By Malcolm Doak 

Tips for Using EQ on a Live Vocal Mic

There is yet another powerful tool for ensuring remarkable sound when using your hand-held dynamic microphone in a live setting: The EQ, or equalization, circuitry that exists in the audio console or the sound system the microphone will be connected to. Simply put, equalization can selectively boost or cut specific areas of the harmonic spectrum, with the goal of shaping the tone for optimal performance. Generally, the sound system will have two forms of EQ. The first type offers separate controls for each input channel; the second type – usually a graphic EQ – affects the overall tone before the sound is sent to the amplifiers and speakers. This second type is mainly used to adjust the tone of the entire system to match the acoustics of the venue, although if the individual channel EQ controls are lacking, the graphic EQ can pick up some of the slack. For optimizing the sound of an individual microphone, the focus here is on the first type of EQ.

Understanding Gain

Mic Input Section

In order for the channel EQ controls to do their job properly, they need to be receiving enough signal. Each channel of the audio console or sound board will offer some sort of gain, or trim, control knob. This control makes certain that the signal from the microphone is being received with enough gain to satisfy the internal circuitry of the sound system. Too much gain will cause clipping and overloading, adding distortion – or worse. Too little gain will decrease the signal-to-noise ratio, causing the sound to lose clarity and inviting distortion. Each channel is often equipped with an LED (or two) to aid is setting up the proper input gain.


Examining the Audio Spectrum

In an ideal world, there would be no need for EQ. Each microphone, all cables, every mixer, each amplifier, every speaker – and every ear – would process and reproduce sound free from tonal artifacts and coloration. But back here on earth, the reality is every component alters the tonality of the signal to some degree. So one of the jobs of the EQ is to minimize – or counteract – those effects. Another is to actively improve the tone. The EQ works by boosting or attenuating the strength of the signal in a particular region of the audio spectrum. The audio spectrum is simply the range of frequencies (roughly 20Hz–20kHz) that we can hear. Just as white light contains many colors that can be separated into bands by a prism, the EQ can separate this range of audio frequencies into specific bands. Learning how a certain band of frequencies can influence the overall sound can eliminate much of the guess work involved in achieving great sound – but let your ears be the final judge.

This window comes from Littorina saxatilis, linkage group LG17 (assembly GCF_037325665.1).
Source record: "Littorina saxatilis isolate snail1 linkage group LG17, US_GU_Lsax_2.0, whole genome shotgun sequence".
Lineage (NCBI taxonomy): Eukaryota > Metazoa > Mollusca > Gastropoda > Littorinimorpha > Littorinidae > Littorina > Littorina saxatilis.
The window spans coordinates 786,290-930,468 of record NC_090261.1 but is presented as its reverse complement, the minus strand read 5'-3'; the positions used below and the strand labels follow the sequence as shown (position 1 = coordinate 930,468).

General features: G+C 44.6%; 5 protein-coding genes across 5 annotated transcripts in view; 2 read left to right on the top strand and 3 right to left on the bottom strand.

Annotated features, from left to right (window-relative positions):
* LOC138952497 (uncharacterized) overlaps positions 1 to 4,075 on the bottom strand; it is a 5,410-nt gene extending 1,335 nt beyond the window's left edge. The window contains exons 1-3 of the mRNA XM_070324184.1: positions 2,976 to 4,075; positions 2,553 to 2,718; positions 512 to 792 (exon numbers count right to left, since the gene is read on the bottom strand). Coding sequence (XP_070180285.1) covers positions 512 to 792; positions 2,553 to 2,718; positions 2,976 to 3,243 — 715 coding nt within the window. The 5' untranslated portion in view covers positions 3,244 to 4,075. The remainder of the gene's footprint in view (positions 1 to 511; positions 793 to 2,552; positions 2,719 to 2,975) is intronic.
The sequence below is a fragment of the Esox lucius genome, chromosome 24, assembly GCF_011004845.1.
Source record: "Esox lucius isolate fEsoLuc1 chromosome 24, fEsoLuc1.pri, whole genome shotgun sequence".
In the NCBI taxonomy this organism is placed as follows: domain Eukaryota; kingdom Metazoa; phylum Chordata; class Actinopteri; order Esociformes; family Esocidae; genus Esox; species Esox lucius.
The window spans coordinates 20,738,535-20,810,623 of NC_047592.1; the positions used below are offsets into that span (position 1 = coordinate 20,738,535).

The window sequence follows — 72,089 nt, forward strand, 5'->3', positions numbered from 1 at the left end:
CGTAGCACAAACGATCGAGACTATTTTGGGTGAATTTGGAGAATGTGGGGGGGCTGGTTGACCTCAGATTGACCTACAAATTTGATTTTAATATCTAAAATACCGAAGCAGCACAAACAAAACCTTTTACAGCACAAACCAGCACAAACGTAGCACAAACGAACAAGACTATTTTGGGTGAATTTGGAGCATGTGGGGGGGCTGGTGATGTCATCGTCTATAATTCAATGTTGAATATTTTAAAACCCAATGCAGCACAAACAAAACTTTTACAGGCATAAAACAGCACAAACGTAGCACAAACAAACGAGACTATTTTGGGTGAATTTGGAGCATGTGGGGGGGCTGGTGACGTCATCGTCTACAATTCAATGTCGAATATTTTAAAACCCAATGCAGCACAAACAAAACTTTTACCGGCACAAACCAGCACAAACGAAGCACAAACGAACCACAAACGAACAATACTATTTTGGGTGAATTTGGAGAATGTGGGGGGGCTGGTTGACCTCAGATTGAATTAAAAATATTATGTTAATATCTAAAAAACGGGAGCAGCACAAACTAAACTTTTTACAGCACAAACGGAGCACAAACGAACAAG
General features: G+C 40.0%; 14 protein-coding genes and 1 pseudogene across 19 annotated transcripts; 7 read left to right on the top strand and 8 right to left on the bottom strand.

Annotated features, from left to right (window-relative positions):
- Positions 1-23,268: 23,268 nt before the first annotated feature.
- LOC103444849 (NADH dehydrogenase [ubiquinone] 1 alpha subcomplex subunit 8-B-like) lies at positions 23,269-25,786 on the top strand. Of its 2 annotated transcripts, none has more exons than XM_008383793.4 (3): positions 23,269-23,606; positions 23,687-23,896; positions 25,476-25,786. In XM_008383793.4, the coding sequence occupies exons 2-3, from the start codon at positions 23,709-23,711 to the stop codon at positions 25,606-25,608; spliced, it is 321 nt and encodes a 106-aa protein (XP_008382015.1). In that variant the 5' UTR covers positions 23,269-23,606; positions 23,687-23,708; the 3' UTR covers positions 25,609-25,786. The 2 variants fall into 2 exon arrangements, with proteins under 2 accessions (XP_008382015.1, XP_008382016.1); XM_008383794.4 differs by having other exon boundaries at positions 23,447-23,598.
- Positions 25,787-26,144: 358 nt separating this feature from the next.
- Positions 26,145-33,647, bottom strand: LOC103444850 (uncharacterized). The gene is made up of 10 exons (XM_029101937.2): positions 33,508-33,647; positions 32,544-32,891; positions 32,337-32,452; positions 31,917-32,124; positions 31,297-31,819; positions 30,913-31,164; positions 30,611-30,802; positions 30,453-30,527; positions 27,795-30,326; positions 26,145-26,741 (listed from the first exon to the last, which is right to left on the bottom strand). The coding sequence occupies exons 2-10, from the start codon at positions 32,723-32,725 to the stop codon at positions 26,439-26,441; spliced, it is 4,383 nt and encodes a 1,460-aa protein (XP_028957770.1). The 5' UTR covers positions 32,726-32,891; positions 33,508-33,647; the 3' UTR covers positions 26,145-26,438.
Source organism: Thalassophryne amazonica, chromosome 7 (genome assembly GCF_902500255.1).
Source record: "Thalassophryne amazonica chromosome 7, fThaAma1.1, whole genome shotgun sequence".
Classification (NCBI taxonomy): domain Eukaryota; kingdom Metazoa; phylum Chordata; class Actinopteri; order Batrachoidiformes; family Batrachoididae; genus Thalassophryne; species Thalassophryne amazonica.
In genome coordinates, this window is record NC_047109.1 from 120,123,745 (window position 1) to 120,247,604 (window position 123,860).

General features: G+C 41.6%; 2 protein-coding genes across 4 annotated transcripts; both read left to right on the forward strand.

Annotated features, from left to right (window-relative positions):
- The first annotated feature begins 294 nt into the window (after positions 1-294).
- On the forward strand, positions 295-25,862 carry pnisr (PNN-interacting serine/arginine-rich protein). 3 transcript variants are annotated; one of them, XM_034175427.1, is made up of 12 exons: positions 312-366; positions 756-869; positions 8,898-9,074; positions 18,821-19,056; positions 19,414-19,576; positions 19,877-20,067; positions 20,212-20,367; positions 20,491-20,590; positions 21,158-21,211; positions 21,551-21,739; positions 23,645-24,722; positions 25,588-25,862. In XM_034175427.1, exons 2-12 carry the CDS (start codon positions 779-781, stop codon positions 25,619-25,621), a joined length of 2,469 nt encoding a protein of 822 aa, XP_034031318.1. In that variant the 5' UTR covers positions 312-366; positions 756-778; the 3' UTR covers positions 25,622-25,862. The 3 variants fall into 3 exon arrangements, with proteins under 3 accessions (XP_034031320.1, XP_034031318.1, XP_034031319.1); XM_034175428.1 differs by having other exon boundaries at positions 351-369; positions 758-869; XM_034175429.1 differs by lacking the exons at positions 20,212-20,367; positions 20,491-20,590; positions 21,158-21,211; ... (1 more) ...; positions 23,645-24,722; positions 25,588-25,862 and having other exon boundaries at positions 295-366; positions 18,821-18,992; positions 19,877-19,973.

• Rumble Zone (20Hz–100Hz)
    For vocals, there is not much happening here. However, this area of the spectrum can introduce a lot of rumble and mic handling noise. If you can minimize these frequencies, fine. Be aware that many hand-held vocal microphones, including the Samson Q8x, naturally attenuate these frequencies.
  • Boomy Bass (100Hz–250Hz)
    Once again, there is really nothing here of benefit to creating a great vocal sound. These frequencies cause the bass components of the sound to be incredibly boomy.
  • Vocal Sweet Spot (250Hz–350Hz)
    This band of frequencies can play an important role in your microphone sound. This area – more or less – represents the fundamental harmonic of most human vocals. Warmth and Mud are flip sides of the same coin here. Too much emphasis on these frequencies can make the sound muddy and less defined; attenuating these frequencies can cause the sound to lack a natural warmth. A parametric EQ, or one equipped with sweep-able mids, can quickly zero in on the “sweet-spot” for an individual voice and/or microphone.
  • The Boxy Band (400Hz–1kHz)
    If these frequencies are allowed to be too prominent, they can overpower the sweet spot and remove fullness from the sound. They can also overpower the upper harmonics that provide presence. The result can be a very one-dimensional sound that lacks tone and depth.
  • Nasal Area (1kHz–3kHz)
    “It don’t mean a thang if it ain’t got that twang!” This band of frequencies are home to the honk-like sound of nasal inflection. If you hear too much of that nasal twang, try cutting back on this frequency area. If you do not hear any pronounced nasal twang, just move along.
  • Presence (3kHz–4kHz)
    Clarity, intelligibility, breathing space and a natural presence all come from this band of upper frequencies. These same attributes will help the vocal sound to cut through the mix. Be aware that this band may also be prominent with electric guitars and other onstage instruments. The Samson Q8x was engineered to provide a slight lift in this critical area.
  • Sibilance and Artifacts (5kHz–8kHz)
    Lurking in this band of vocal frequencies lies the slithering sibilance created by the letter s and other artifacts of human speech. Be careful not to cut these frequencies back too far, as the range from 8kHz and above is also responsible for providing the vocal sound with “air” or “breathing space” so that it sounds alive in the mix.

Vocal EQ Graph

When applying EQ, remember the old adage from architect Mies van der Rohe that “Less is More.” It is generally easiest to begin by slightly pulling back any problematic group of frequencies, and to then even more slightly add in anything still lacking.

 

Read Part 1 here